“We have a fleet of more than 18,000 buses, all of them linked to a control system that tracks their path.”
He said a high speed railway between Mecca and Medina had been completed and was being now being tested.
Pilgrimage is the backbone of a plan to expand tourism under a drive to diversify the kingdom’s economy away from oil. The hajj and year-round umrah generate billions of dollars in revenues from worshippers’ lodging, transport, fees and gifts.
Officials aim to increase the number of umrah and hajj pilgrims to 15 million and 5 million respectively by 2020, and hope to double the umrah number again to 30 million by 2030.
Rohingya Muslims, who fled the massacre of Chut Pyin in Myanmar, tell Campbell MacDiarmid of their battle for dignity
A young Rohingya refugee in a camp near Cox’s Bazar, Bangladesh, August 11 2018. Campbell MacDiarmid for The National
bY CAMPBELL MAcDIARMID ~~It was once called the Village of Bitter Gourds for the vegetables that residents grow in Chut Pyin. As well as the gourds, the lush fields around their homes in northern Rakhine State produced a profusion of rice, pumpkins and okra.
But last year, the rice paddies of Chut Pyin became killing fields, as Myanmar soldiers and Buddhist extremists carried out a brutal massacre of the Rohingya villagers. On August 26, nearly 400 of them were killed and the village razed, while those who survived fled on foot across the border into neighbouring Bangladesh. The bitter gourds of Chut Pyin were supplanted by bitter memories for the more than 1,000 odd people to whom that bountiful home is just a memory.
Mohammad Haror, six, left, embraces his brother Mohmmad Aktar, fourIMAGE: REX FEATURES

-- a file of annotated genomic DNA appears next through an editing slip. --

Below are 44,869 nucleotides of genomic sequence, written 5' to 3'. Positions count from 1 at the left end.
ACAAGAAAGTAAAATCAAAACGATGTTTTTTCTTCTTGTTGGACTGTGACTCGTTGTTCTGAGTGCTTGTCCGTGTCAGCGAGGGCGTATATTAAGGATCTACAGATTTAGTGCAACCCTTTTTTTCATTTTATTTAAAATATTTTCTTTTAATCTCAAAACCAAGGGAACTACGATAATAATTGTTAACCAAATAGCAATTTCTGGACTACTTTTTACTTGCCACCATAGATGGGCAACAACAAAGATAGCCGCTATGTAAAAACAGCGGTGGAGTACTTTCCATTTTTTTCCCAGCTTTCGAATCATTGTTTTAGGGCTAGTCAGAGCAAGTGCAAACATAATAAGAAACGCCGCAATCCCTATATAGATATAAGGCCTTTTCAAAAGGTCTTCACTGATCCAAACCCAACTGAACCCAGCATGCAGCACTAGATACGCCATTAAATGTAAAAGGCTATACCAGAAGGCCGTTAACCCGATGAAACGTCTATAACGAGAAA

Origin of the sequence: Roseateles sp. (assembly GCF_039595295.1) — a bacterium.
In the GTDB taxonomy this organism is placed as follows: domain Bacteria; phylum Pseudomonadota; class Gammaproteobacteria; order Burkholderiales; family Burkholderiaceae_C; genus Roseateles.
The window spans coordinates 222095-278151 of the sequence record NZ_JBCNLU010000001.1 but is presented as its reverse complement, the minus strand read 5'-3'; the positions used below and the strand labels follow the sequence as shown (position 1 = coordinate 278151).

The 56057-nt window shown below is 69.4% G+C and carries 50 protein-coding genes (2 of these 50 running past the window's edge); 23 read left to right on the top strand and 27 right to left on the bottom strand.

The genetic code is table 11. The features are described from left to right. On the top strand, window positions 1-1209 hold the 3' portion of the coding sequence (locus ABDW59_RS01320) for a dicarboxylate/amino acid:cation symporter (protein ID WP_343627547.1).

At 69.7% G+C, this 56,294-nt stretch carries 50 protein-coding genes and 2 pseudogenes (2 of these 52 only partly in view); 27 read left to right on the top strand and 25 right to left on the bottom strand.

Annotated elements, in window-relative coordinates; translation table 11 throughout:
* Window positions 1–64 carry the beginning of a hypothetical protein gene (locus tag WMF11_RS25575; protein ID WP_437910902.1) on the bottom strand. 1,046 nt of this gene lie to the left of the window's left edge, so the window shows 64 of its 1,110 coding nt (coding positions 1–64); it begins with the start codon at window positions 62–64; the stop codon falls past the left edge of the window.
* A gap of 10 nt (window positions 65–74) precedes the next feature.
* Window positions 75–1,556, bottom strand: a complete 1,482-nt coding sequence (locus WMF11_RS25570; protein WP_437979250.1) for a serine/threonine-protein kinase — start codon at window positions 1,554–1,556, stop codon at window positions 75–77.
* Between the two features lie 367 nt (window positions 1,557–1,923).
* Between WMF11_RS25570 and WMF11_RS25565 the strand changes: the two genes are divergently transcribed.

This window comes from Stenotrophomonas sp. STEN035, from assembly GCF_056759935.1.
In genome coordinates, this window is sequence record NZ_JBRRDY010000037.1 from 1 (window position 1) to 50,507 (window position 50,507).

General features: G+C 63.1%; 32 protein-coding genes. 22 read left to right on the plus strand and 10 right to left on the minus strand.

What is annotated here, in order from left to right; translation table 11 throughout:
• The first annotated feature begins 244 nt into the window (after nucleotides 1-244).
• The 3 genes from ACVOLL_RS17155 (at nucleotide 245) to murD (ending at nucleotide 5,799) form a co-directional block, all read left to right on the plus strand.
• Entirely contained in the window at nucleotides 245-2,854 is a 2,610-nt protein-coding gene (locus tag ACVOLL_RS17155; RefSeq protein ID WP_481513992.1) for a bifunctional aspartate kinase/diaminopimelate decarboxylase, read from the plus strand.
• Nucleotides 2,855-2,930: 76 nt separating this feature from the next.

Instead, 12 months on, the villagers live in a tight cluster of tarpaulin and bamboo huts atop a small hillock in the Kutupalong-Balukhali Refugee Camp.
“You won’t find anyone around here who didn’t lose at least one family member,” says Mohammed Sadiq, a grey-haired farmer in a white skull cap, whose granddaughter and daughter-in-law were both killed.
Of the 1,400 Rohingya who lived in Chut Pyin, 358 were killed and another 94 were wounded, according to Ahammed Hossain, who was once the village foreman.
According to Mr Hossain, a boyish 25-year-old who wears a T shirt emblazoned with the white sign of the Hollywood hills, a further 59 men were detained by Myanmar soldiers and have not been released. At least 19 women were savagely raped. He recounted how he found his own sister dying in the bushes after being raped and shot.
“I couldn’t save her,” he says flatly. His father and brother were also killed, he added, the numbness of loss palpable in his voice.
The massacre at Chut Pyin – which has been documented and corroborated by various international rights groups – became the most notorious example of the Myanmar government’s campaign to expel the ethnic minority Rohingya from its lands, and precipitate a mass exodus of refugees into Bangladesh.